Growers in California’s Imperial Valley hope to have a good crop this spring, despite enduring a period of sustained winds that reached 50 miles per hour in early April.
“It was brutal,” said Daren Van Dyke, director of sales and marketing for Brawley-based Five Crowns Marketing. “The crops definitely took a beating.”
Corn crops were especially hard hit. Some stocks were knocked down while others may have suffered windburn and dehydration.
“We’ll have to see how things recover,” he said.
Growers were able to keep most of the damaged corn out the box, Van Dyke said.
Five Crowns started shipping corn out of the Imperial Valley on April 4 and planned to start its Coachella Valley deal by the end of April. Shipments should continue through May.
The good news is that above-normal temperatures helped increase the size of the corn and brought it on earlier.
“We’ve had above-normal temperatures for the last four weeks,” Van Dyke said in mid-April. “The corn has been unbelievable.”
Van Dyke did not expect major damage from the winds, but he said they could affect volume.
“(Winds) definitely affect our yields,” he said, but he remained optimistic overall. “I still think we’re very positive about a very good, promotable crop.”
Newport Beach, Calif.-based SunTerra Traders Inc., which has a sales office in Brawley, Calif., started shipping sweet corn April 5 and will continue until June 1, said Vince Viloria, salesman.
Jon Vessey, owner and president of Vessey & Co. Inc., Holtville, Calif., said he plans to start his Desert Queen label cantaloupes in mid-May, as usual.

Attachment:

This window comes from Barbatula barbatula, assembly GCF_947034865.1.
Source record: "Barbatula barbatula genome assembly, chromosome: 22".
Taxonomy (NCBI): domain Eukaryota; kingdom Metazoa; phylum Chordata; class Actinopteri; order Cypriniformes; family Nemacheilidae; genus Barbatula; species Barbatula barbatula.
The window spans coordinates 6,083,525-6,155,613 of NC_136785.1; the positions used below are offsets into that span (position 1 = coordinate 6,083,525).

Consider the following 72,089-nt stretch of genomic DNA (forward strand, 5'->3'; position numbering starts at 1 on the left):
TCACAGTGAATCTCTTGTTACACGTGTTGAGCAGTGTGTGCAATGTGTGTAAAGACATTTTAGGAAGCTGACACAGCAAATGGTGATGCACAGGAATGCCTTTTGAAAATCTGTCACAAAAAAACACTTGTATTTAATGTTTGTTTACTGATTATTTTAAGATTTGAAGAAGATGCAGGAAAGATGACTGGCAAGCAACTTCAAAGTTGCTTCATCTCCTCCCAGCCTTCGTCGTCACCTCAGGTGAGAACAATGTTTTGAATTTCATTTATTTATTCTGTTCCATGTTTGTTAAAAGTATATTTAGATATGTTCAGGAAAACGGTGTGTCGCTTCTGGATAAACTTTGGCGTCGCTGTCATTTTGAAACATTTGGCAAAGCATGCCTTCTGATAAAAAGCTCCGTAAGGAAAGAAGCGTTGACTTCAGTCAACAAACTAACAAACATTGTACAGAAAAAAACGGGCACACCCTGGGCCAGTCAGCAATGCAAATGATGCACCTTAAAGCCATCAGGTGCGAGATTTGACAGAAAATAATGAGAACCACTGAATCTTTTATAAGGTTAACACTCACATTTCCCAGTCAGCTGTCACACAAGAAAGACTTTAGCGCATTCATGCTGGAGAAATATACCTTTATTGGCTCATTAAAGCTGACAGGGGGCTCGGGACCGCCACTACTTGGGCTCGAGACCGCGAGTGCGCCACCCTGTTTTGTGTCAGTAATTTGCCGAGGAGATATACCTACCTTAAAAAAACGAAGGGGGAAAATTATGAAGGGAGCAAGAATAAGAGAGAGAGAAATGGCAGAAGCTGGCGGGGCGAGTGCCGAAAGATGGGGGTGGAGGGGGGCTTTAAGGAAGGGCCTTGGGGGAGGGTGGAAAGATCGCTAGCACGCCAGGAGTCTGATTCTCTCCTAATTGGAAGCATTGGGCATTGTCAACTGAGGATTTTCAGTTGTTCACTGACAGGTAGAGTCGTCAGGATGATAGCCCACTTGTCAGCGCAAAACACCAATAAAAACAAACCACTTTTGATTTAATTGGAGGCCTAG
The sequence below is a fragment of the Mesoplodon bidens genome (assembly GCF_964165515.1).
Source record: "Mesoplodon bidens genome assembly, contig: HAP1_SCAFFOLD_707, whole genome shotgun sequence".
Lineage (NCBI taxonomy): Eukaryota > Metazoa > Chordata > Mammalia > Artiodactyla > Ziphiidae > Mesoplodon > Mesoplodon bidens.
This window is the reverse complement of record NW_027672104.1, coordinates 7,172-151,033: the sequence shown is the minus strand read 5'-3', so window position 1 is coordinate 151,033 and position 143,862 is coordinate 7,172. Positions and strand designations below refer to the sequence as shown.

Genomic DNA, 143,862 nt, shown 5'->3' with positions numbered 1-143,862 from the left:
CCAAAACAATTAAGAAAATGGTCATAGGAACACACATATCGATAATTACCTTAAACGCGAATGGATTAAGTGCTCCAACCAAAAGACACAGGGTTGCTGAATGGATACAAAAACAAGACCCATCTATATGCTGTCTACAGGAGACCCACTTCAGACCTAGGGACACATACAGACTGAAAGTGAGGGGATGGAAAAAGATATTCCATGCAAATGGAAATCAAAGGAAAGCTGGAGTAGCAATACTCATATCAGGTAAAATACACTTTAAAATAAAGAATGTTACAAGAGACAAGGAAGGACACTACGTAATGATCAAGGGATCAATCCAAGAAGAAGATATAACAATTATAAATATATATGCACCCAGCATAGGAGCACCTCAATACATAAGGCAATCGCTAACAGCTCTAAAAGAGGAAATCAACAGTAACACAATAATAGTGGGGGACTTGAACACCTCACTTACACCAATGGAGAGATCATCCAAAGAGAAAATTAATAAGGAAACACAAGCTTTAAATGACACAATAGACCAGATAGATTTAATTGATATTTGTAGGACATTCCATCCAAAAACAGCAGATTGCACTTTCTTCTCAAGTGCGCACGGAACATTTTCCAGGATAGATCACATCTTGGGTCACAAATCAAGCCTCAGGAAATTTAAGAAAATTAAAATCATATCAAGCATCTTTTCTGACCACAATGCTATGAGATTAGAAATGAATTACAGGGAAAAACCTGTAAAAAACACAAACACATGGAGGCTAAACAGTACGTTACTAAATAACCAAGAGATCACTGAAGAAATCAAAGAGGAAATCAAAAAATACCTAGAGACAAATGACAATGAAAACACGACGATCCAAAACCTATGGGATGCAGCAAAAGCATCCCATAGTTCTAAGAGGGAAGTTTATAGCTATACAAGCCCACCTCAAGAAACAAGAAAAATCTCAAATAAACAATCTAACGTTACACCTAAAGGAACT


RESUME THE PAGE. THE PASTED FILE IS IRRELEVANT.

“That crop is looking good,” he said, and was not affected by the wind.
He expects to have good-quality cantaloupe until the end of June.
Five Crowns’ first cantaloupes should come off the week of May 6, Van Dyke said.
Before the winds, the crop looked outstanding, he said, with big flowers and good sets.
“The winds beat it up and took a bit of the shine off of it,” he said, but he still anticipated good quality overall, though yields likely will be down.
Honeydew and mixed melons should start shortly after the cantaloupe.
Van Dyke expects “good, promotable numbers” for the company’s corn, cantaloupes, honeydews and variety melons by the week of May 13.
SunTerra will start shipping cantaloupe around May 10, Viloria said, and follow with watermelons a few days later.
Cantaloupes will be available for six weeks, and watermelons will wind down around July 1.
Quality should be good on all the company’s products.
“There are no known issues right now,” he said April 25.
Food safety has become an important concern for cantaloupe growers, Van Dyke said.
Five Crowns Marketing has been micro testing for pathogens in the fields for the past four years.
The company is a member of the Cantaloupe Advisory Board, which works with the Food and Drug
Administration as well as the state and will come out with a matrix outlining requirements for a certification process, he said.
“We want to present to the public that California is providing safe and certified fruit,” Van Dyke said.